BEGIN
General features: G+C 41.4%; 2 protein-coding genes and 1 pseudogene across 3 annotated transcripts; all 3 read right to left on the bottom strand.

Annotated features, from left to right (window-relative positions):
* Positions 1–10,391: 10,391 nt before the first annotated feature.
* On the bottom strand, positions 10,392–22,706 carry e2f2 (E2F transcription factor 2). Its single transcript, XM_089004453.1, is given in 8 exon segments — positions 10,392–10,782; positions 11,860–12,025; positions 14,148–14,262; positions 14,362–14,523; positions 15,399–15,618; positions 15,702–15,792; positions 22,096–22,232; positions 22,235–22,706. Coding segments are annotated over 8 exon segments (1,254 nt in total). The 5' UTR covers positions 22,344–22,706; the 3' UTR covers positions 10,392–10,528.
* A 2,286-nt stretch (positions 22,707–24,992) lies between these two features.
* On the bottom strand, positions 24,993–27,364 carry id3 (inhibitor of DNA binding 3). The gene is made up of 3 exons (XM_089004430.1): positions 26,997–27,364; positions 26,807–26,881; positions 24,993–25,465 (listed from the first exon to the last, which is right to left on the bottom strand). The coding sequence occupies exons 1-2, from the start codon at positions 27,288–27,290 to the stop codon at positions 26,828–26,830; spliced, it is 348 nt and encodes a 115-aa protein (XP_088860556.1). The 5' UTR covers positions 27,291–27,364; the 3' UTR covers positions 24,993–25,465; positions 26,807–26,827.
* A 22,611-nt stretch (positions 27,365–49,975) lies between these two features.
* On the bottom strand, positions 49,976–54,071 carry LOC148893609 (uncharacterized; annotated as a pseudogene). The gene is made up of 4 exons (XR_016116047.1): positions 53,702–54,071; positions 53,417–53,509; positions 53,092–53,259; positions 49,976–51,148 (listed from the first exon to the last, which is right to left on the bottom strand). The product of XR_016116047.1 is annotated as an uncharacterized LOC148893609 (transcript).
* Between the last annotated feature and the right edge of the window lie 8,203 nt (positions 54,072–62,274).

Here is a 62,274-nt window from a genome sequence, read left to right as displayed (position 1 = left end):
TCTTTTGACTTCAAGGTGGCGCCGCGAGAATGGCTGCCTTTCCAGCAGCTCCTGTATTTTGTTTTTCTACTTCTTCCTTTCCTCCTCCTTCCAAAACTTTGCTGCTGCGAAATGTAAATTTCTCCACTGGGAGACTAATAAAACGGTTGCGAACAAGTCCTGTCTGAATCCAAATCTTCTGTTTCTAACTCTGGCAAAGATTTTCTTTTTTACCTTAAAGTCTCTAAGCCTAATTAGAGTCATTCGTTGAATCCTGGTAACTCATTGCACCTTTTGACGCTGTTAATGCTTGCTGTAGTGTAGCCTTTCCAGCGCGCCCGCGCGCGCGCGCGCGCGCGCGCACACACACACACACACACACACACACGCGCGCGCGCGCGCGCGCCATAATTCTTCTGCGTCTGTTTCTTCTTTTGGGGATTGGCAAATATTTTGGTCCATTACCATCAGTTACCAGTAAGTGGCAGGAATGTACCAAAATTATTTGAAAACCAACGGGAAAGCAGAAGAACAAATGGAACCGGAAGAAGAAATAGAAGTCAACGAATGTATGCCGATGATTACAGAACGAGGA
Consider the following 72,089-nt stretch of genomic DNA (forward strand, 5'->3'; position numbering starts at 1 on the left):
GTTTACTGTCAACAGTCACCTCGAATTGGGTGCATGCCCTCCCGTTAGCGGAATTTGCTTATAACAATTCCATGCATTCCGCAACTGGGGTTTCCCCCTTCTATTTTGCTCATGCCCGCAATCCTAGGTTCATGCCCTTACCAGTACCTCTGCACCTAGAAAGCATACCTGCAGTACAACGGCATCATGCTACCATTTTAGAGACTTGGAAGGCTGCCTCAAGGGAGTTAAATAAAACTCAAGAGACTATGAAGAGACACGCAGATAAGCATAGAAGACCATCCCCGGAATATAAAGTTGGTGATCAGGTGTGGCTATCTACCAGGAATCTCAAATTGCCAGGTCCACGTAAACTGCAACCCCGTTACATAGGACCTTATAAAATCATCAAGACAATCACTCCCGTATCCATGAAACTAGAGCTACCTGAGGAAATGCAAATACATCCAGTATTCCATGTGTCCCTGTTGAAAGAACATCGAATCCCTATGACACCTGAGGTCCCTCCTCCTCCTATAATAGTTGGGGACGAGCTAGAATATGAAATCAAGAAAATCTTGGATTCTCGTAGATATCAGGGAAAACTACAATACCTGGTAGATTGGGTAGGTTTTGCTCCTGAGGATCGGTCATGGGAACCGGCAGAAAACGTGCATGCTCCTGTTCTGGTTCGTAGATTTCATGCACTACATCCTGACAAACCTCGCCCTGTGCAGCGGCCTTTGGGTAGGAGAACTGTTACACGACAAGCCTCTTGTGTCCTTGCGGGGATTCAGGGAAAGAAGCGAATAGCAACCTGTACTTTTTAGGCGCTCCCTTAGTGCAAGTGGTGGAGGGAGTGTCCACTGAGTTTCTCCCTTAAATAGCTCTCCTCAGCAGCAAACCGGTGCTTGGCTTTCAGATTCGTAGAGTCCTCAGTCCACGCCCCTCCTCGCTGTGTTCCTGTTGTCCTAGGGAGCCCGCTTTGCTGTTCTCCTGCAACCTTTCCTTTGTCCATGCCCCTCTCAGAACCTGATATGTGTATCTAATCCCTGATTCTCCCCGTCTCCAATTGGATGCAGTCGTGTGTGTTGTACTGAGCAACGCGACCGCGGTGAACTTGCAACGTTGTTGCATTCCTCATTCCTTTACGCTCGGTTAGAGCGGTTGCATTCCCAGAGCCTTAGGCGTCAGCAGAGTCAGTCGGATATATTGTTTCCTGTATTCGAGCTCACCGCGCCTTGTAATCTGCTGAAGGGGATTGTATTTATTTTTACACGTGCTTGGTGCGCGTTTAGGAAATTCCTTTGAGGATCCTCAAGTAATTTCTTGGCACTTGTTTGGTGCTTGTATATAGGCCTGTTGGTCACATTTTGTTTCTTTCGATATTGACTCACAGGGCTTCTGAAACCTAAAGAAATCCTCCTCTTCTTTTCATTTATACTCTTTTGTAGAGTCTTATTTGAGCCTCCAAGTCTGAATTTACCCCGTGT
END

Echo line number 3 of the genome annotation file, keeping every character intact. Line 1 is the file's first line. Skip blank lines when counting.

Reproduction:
* Positions 1–10,391: 10,391 nt before the first annotated feature.